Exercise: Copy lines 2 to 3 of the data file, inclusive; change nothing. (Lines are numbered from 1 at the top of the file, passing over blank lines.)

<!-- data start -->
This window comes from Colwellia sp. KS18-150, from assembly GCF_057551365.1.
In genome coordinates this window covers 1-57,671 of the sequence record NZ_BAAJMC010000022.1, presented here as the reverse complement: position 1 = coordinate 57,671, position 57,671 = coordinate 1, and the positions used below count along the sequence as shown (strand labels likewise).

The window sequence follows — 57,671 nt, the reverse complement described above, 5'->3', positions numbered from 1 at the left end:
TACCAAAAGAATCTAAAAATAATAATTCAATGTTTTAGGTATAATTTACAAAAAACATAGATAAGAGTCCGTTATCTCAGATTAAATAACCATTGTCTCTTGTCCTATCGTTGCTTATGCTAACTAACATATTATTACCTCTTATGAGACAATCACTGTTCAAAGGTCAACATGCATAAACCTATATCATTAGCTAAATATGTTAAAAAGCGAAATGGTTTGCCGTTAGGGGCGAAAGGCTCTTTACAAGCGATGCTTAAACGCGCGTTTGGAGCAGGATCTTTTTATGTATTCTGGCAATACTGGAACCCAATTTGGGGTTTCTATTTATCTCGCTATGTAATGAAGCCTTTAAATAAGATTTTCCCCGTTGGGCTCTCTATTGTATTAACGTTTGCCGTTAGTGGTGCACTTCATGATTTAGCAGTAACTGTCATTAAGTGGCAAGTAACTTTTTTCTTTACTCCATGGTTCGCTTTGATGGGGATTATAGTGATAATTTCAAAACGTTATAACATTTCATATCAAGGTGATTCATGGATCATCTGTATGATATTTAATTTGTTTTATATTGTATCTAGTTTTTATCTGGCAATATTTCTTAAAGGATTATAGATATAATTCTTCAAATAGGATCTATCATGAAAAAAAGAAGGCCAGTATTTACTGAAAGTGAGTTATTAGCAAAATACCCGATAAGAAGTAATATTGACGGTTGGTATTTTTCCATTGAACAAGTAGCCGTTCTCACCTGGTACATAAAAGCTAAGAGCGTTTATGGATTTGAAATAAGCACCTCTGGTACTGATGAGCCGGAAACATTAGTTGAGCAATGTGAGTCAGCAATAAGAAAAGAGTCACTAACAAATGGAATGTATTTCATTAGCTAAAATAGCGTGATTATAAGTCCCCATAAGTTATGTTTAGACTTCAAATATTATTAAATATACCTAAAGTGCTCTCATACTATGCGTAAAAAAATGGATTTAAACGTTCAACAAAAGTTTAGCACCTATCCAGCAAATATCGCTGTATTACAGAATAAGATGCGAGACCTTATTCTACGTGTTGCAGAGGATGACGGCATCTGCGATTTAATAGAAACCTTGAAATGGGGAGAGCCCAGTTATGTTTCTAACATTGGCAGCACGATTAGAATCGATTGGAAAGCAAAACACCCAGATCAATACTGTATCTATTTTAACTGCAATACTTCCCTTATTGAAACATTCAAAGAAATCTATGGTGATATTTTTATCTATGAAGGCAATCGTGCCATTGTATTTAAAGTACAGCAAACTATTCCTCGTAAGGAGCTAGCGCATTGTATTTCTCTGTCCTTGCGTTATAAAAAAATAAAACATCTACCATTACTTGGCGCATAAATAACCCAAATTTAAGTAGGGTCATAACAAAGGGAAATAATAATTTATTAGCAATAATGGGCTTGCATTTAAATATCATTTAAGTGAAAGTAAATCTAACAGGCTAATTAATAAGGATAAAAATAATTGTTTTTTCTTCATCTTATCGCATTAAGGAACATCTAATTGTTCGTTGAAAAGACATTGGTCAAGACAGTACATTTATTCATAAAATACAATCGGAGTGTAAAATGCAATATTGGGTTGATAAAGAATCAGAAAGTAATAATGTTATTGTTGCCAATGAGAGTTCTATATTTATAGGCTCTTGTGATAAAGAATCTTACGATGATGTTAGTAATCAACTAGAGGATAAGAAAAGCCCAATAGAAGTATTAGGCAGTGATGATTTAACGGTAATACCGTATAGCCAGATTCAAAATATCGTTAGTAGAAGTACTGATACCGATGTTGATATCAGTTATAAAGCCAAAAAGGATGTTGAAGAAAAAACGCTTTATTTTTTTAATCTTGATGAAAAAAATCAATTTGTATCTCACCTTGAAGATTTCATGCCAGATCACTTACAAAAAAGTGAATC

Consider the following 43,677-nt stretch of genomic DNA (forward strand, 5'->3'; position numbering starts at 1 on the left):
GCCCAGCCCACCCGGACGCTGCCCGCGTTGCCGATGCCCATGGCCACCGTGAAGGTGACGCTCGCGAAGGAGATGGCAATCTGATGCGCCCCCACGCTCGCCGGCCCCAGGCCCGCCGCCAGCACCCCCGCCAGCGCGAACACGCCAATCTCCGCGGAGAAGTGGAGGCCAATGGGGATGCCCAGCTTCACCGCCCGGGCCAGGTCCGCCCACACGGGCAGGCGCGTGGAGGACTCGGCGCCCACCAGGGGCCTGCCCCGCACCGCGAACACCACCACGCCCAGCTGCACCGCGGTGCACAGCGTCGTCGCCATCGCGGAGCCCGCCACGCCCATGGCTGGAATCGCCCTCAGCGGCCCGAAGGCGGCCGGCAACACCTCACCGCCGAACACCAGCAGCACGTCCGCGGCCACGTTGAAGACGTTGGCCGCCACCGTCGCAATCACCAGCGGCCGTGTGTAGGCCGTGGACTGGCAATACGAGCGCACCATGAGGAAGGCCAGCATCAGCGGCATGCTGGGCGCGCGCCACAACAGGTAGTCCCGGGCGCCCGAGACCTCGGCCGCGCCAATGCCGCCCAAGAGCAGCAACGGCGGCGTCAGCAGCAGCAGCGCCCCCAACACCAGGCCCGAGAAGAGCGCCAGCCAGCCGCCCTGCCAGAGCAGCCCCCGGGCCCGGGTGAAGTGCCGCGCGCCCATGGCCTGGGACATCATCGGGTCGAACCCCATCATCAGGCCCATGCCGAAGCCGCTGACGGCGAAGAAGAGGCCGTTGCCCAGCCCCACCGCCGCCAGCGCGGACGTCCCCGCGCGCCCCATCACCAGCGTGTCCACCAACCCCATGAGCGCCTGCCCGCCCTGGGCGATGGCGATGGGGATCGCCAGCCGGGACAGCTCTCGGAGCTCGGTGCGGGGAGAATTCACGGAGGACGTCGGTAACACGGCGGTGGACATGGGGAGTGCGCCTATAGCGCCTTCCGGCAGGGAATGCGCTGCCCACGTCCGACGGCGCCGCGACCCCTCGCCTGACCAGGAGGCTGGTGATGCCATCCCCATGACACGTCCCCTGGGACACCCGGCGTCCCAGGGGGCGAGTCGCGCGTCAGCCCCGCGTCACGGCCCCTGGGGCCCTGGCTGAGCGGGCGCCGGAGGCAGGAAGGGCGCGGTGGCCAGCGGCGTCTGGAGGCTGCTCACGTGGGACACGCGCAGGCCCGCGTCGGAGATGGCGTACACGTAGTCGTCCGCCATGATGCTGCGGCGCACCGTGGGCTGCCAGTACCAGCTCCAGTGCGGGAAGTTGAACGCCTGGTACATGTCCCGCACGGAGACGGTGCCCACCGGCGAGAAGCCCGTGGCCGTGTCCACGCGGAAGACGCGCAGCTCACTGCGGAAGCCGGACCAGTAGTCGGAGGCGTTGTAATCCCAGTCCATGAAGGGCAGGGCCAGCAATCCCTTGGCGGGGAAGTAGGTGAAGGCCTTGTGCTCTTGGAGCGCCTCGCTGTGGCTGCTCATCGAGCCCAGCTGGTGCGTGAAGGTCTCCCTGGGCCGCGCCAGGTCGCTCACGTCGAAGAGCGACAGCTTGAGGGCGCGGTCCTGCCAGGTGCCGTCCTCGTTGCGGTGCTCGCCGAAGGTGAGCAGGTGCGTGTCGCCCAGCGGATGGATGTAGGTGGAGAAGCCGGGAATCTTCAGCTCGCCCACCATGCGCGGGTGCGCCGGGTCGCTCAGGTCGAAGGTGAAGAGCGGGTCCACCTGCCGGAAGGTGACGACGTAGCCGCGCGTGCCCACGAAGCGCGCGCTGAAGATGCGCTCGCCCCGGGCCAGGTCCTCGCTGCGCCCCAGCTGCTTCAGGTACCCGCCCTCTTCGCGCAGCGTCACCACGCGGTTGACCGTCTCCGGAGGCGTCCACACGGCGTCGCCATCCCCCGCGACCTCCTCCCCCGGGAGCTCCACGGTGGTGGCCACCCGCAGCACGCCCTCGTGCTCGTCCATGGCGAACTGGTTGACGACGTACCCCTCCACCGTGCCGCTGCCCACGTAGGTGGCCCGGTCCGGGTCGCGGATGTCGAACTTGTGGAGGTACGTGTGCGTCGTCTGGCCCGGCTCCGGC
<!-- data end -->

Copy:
In genome coordinates this window covers 1-57,671 of the sequence record NZ_BAAJMC010000022.1, presented here as the reverse complement: position 1 = coordinate 57,671, position 57,671 = coordinate 1, and the positions used below count along the sequence as shown (strand labels likewise).

The window sequence follows — 57,671 nt, the reverse complement described above, 5'->3', positions numbered from 1 at the left end: